Home Judicial Performance Evaluations 2012 Full List Judge Schwartz

Fourth Judicial District - District Judge


Reports:
2012 Retention Survey Report
2011 Interim Survey Report
2009 Interim Survey Report

Honorable Larry Edward Schwartz

Retention year: 2012
Recommendation: Retain

The Fourth Judicial District Commission on Judicial Performance, by a unanimous vote of 8-0 with 2 members absent, recommends that Judge Larry Edward Schwartz BE RETAINED.

Judge Schwartz was appointed to the Fourth Judicial District Court bench in January 1997. Prior to his appointment to the District Court bench, Judge Schwartz served as Deputy District Attorney. Judge Schwartz received his undergraduate and law degrees from the University of Colorado. His workload consists of approximately 45% civil, 50% criminal, and 5% water cases. He speaks at various legal venues, evaluates the state-wide Mock Trial Competition, is on the Civil Jury Construction Committee, and assists with Court Appointed Special Advocates (CASA) activities.

Judge Schwartz was evaluated by 105 attorneys, 23 appellate judges, 478 non-attorneys, courtroom observations, his self-evaluation, and the Commission’s interview. He was overwhelmingly viewed as a good writer and speaker, knowledgeable of the law, kind and fair, with a very slight bias favoring the prosecution. His kindness and thoroughness may contribute to his perceived weakness of docket management, since he is known to give full time for courtroom expression and explanation. The Commission believes insistence on attorney discipline and strict adherence to procedure will simultaneously reinforce his commitment to fairness and speed up his docket.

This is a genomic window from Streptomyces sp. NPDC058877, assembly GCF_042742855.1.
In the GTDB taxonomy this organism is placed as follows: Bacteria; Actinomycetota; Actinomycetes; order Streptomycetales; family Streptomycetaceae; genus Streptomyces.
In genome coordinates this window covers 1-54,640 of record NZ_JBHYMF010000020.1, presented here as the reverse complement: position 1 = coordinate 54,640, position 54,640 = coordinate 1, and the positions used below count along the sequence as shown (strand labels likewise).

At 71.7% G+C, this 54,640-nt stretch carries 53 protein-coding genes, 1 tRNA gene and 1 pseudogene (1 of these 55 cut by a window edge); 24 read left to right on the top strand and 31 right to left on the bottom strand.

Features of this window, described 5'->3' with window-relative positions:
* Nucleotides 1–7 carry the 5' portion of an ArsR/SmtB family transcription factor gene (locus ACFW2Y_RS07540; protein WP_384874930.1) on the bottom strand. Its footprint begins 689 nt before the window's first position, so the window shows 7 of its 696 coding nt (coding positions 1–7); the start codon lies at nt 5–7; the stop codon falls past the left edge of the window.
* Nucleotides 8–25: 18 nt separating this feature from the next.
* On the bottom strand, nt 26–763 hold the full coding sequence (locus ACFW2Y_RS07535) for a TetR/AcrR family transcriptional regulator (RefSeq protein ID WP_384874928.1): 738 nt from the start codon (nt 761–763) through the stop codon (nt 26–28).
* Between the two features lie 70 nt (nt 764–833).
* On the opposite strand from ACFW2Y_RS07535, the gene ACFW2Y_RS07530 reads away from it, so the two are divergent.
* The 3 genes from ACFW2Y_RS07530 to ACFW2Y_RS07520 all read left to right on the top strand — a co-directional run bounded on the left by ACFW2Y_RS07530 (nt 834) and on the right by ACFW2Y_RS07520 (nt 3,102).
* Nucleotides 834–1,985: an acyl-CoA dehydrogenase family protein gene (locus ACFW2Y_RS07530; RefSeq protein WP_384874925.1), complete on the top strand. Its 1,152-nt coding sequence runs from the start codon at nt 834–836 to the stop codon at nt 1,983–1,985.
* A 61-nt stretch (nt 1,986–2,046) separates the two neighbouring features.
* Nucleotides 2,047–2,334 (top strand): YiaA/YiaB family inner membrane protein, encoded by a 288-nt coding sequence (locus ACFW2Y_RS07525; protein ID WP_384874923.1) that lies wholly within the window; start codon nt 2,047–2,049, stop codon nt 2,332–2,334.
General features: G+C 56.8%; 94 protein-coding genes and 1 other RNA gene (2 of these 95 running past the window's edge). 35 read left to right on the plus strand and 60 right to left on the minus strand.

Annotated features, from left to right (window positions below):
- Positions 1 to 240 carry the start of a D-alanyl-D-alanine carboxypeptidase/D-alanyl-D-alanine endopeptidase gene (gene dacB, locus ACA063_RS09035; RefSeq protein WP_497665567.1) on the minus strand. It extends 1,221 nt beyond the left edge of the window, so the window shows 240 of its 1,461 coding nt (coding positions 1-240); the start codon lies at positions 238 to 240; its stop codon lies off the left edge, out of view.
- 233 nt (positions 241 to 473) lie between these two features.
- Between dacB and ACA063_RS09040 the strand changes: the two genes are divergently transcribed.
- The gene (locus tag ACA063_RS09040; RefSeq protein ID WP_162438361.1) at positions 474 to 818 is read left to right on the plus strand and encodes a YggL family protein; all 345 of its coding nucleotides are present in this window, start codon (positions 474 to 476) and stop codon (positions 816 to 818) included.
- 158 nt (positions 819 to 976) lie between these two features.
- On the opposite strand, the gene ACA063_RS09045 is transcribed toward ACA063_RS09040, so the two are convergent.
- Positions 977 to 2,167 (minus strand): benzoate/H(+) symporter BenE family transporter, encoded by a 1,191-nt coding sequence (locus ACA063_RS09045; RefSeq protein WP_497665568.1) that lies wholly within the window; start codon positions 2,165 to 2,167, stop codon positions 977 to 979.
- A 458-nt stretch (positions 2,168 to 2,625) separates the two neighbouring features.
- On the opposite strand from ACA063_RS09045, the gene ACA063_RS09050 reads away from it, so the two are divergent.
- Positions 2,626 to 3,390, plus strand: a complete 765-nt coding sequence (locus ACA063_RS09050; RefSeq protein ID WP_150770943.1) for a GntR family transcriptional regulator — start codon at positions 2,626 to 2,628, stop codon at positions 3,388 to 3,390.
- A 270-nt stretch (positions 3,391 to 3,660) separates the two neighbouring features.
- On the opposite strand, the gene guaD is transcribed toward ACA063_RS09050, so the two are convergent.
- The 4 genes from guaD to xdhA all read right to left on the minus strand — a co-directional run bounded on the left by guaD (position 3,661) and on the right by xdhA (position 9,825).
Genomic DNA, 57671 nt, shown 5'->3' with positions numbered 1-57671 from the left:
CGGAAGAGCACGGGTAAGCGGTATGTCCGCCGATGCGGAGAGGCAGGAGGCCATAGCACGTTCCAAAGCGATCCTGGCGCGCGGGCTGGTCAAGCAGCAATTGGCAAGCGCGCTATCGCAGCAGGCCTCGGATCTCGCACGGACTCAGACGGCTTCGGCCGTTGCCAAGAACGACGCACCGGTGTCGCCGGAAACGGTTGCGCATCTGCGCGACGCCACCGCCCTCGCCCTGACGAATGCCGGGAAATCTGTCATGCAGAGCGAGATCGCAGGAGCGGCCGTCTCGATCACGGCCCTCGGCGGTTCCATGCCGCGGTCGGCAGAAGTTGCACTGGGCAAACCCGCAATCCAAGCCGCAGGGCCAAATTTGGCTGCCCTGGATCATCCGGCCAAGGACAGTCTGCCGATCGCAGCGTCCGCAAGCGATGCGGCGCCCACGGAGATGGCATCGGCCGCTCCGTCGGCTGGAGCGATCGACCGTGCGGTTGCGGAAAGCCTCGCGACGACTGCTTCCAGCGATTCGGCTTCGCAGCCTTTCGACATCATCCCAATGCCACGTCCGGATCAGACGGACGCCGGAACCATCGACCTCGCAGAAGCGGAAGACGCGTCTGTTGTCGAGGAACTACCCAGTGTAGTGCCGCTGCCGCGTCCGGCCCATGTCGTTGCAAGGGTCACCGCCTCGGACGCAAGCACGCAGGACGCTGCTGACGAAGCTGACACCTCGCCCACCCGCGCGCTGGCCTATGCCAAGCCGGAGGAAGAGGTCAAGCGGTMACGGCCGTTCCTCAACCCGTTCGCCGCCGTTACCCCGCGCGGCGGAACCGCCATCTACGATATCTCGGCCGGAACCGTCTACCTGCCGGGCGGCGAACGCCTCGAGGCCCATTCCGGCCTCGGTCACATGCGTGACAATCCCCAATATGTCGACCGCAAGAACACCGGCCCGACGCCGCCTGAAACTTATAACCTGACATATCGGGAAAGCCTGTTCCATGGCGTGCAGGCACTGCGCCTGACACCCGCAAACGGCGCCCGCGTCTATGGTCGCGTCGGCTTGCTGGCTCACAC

Of all attorneys surveyed about retention, 91% recommended to retain, 5% not to retain, and 4% were undecided or didn’t have enough information to make a recommendation. Of those expressing an opinion to retain or not to retain, 95% recommended to retain and 5% not to retain. Of all non-attorneys surveyed, 94% recommended to retain, 2% not to retain, and 4% were undecided or didn’t have enough information to make a recommendation. Of those expressing an opinion to retain or not to retain, 97% recommended to retain and 2% not to retain. (These percentages may not total 100% due to rounding.)